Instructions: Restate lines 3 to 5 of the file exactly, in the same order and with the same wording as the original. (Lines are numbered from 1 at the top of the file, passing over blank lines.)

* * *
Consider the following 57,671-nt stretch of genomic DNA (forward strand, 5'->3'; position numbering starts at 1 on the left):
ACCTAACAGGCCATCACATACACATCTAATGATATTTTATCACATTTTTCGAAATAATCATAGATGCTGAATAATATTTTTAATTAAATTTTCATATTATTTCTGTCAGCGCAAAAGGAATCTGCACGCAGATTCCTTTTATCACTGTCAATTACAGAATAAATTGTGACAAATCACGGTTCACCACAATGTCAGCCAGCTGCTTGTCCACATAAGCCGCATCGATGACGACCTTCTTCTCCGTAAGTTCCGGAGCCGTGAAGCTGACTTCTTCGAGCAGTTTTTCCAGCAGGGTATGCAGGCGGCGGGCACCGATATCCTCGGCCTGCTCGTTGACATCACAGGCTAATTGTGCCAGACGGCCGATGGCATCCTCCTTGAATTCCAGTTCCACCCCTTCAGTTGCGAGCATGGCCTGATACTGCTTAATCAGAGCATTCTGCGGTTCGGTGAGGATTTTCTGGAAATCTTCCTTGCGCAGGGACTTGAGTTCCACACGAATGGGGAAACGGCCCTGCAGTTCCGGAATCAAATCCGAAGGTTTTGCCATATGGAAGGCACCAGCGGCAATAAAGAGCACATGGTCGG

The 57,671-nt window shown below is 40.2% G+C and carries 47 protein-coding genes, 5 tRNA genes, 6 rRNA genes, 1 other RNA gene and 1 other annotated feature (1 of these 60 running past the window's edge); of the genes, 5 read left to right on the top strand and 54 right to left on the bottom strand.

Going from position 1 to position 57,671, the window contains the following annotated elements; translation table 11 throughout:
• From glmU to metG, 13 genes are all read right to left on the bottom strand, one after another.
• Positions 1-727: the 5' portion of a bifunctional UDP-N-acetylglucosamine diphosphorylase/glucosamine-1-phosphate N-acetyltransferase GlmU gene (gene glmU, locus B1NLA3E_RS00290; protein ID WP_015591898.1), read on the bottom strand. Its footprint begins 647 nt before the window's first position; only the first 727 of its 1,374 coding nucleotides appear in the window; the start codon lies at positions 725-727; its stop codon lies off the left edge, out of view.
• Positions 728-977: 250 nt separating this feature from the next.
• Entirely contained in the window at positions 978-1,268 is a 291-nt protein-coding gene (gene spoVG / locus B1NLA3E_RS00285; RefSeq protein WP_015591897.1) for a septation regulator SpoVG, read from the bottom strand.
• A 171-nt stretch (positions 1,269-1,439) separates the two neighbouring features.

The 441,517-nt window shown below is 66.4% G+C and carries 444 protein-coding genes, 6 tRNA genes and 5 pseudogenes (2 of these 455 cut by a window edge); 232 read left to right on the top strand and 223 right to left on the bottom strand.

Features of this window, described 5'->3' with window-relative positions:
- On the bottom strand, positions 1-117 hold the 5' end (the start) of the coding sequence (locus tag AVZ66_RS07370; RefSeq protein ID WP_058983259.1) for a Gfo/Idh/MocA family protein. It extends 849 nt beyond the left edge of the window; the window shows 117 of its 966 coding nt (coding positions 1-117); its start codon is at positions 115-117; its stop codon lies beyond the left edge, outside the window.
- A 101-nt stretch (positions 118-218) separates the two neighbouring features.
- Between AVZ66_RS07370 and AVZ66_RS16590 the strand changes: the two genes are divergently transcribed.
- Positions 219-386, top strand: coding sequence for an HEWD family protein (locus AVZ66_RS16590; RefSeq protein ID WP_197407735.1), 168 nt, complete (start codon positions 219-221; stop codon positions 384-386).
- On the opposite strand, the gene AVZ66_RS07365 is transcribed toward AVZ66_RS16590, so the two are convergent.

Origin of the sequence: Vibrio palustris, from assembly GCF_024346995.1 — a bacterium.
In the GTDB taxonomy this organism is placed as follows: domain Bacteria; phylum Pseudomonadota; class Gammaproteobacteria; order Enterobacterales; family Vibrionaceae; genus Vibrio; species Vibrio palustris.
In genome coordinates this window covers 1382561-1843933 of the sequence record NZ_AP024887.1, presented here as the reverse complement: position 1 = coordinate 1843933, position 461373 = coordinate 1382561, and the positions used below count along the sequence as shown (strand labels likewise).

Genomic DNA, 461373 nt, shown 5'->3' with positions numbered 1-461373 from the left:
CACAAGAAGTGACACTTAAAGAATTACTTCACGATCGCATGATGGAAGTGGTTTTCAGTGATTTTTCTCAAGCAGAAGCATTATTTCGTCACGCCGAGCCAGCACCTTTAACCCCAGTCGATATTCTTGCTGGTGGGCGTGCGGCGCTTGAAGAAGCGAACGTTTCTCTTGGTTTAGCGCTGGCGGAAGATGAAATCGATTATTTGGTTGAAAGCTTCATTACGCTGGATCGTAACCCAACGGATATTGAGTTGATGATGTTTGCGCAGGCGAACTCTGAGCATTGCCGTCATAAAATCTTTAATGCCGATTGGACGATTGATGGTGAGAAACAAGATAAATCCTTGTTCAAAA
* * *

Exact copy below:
The 57,671-nt window shown below is 40.2% G+C and carries 47 protein-coding genes, 5 tRNA genes, 6 rRNA genes, 1 other RNA gene and 1 other annotated feature (1 of these 60 running past the window's edge); of the genes, 5 read left to right on the top strand and 54 right to left on the bottom strand.

Going from position 1 to position 57,671, the window contains the following annotated elements; translation table 11 throughout:
• From glmU to metG, 13 genes are all read right to left on the bottom strand, one after another.